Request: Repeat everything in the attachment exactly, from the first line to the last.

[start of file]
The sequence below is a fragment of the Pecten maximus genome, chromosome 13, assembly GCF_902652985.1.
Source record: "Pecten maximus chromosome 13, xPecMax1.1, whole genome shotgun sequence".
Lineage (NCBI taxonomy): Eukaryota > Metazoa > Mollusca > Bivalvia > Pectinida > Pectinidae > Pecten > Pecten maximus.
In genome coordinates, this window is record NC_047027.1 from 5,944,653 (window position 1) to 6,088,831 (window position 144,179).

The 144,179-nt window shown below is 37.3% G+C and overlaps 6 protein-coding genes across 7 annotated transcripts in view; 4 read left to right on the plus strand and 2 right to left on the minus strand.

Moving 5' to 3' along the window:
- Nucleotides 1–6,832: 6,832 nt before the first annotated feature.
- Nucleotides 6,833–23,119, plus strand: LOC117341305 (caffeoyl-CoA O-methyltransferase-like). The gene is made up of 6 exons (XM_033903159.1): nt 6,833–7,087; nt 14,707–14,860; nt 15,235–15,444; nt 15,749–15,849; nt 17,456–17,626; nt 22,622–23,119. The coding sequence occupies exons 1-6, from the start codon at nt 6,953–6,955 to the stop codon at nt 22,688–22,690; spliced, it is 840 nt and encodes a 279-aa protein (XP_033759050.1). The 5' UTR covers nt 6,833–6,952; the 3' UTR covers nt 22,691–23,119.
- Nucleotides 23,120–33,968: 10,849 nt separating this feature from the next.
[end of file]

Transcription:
The sequence below is a fragment of the Pecten maximus genome, chromosome 13, assembly GCF_902652985.1.
Source record: "Pecten maximus chromosome 13, xPecMax1.1, whole genome shotgun sequence".
Lineage (NCBI taxonomy): Eukaryota > Metazoa > Mollusca > Bivalvia > Pectinida > Pectinidae > Pecten > Pecten maximus.
In genome coordinates, this window is record NC_047027.1 from 5,944,653 (window position 1) to 6,088,831 (window position 144,179).

The 144,179-nt window shown below is 37.3% G+C and overlaps 6 protein-coding genes across 7 annotated transcripts in view; 4 read left to right on the plus strand and 2 right to left on the minus strand.

Moving 5' to 3' along the window:
- Nucleotides 1–6,832: 6,832 nt before the first annotated feature.
- Nucleotides 6,833–23,119, plus strand: LOC117341305 (caffeoyl-CoA O-methyltransferase-like). The gene is made up of 6 exons (XM_033903159.1): nt 6,833–7,087; nt 14,707–14,860; nt 15,235–15,444; nt 15,749–15,849; nt 17,456–17,626; nt 22,622–23,119. The coding sequence occupies exons 1-6, from the start codon at nt 6,953–6,955 to the stop codon at nt 22,688–22,690; spliced, it is 840 nt and encodes a 279-aa protein (XP_033759050.1). The 5' UTR covers nt 6,833–6,952; the 3' UTR covers nt 22,691–23,119.
- Nucleotides 23,120–33,968: 10,849 nt separating this feature from the next.